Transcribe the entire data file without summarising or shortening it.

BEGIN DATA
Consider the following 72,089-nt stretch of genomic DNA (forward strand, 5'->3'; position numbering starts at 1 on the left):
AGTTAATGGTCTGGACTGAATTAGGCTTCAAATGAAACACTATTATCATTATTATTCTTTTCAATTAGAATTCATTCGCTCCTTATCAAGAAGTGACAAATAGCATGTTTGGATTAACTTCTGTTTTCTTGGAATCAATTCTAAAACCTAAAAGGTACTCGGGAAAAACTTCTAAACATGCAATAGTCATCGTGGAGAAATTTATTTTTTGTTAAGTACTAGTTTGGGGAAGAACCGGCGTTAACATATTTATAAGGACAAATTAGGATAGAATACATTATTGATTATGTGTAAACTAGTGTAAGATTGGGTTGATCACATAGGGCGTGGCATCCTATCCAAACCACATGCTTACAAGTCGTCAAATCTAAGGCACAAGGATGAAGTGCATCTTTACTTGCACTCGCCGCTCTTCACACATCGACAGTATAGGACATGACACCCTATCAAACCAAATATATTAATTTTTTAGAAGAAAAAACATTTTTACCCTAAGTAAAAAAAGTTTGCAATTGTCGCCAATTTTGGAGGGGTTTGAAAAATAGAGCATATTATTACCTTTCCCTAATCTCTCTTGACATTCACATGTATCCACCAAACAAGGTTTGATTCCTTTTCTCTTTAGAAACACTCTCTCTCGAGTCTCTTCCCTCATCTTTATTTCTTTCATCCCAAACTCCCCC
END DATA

Consider the following 72,089-nt stretch of genomic DNA (forward strand, 5'->3'; position numbering starts at 1 on the left):
AGTTAATGGTCTGGACTGAATTAGGCTTCAAATGAAACACTATTATCATTATTATTCTTTTCAATTAGAATTCATTCGCTCCTTATCAAGAAGTGACAAATAGCATGTTTGGATTAACTTCTGTTTTCTTGGAATCAATTCTAAAACCTAAAAGGTACTCGGGAAAAACTTCTAAACATGCAATAGTCATCGTGGAGAAATTTATTTTTTGTTAAGTACTAGTTTGGGGAAGAACCGGCGTTAACATATTTATAAGGACAAATTAGGATAGAATACATTATTGATTATGTGTAAACTAGTGTAAGATTGGGTTGATCACATAGGGCGTGGCATCCTATCCAAACCACATGCTTACAAGTCGTCAAATCTAAGGCACAAGGATGAAGTGCATCTTTACTTGCACTCGCCGCTCTTCACACATCGACAGTATAGGACATGACACCCTATCAAACCAAATATATTAATTTTTTAGAAGAAAAAACATTTTTACCCTAAGTAAAAAAAGTTTGCAATTGTCGCCAATTTTGGAGGGGTTTGAAAAATAGAGCATATTATTACCTTTCCCTAATCTCTCTTGACATTCACATGTATCCACCAAACAAGGTTTGATTCCTTTTCTCTTTAGAAACACTCTCTCTCGAGTCTCTTCCCTCATCTTTATTTCTTTCATCCCAAACTCCCCC